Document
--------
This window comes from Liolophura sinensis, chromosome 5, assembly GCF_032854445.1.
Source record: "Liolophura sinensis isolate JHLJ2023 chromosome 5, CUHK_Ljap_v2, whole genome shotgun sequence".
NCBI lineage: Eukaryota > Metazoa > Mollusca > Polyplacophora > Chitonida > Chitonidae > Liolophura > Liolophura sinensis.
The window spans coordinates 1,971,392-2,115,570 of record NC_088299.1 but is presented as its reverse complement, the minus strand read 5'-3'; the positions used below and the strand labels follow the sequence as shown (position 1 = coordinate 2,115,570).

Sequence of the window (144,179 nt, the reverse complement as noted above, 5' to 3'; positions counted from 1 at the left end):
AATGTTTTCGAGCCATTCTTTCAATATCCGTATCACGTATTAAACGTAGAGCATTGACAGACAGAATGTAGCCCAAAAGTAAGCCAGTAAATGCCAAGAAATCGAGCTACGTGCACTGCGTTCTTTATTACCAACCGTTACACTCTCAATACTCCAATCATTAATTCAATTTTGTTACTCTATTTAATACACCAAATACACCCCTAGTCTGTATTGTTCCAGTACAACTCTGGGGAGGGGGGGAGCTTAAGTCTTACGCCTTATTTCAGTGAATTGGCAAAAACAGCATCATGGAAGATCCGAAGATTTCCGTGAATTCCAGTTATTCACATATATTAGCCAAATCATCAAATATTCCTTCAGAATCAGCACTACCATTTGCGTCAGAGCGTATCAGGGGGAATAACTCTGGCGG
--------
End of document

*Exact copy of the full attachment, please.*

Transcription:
This window comes from Liolophura sinensis, chromosome 5, assembly GCF_032854445.1.
Source record: "Liolophura sinensis isolate JHLJ2023 chromosome 5, CUHK_Ljap_v2, whole genome shotgun sequence".
NCBI lineage: Eukaryota > Metazoa > Mollusca > Polyplacophora > Chitonida > Chitonidae > Liolophura > Liolophura sinensis.
The window spans coordinates 1,971,392-2,115,570 of record NC_088299.1 but is presented as its reverse complement, the minus strand read 5'-3'; the positions used below and the strand labels follow the sequence as shown (position 1 = coordinate 2,115,570).

Sequence of the window (144,179 nt, the reverse complement as noted above, 5' to 3'; positions counted from 1 at the left end):
AATGTTTTCGAGCCATTCTTTCAATATCCGTATCACGTATTAAACGTAGAGCATTGACAGACAGAATGTAGCCCAAAAGTAAGCCAGTAAATGCCAAGAAATCGAGCTACGTGCACTGCGTTCTTTATTACCAACCGTTACACTCTCAATACTCCAATCATTAATTCAATTTTGTTACTCTATTTAATACACCAAATACACCCCTAGTCTGTATTGTTCCAGTACAACTCTGGGGAGGGGGGGAGCTTAAGTCTTACGCCTTATTTCAGTGAATTGGCAAAAACAGCATCATGGAAGATCCGAAGATTTCCGTGAATTCCAGTTATTCACATATATTAGCCAAATCATCAAATATTCCTTCAGAATCAGCACTACCATTTGCGTCAGAGCGTATCAGGGGGAATAACTCTGGCGG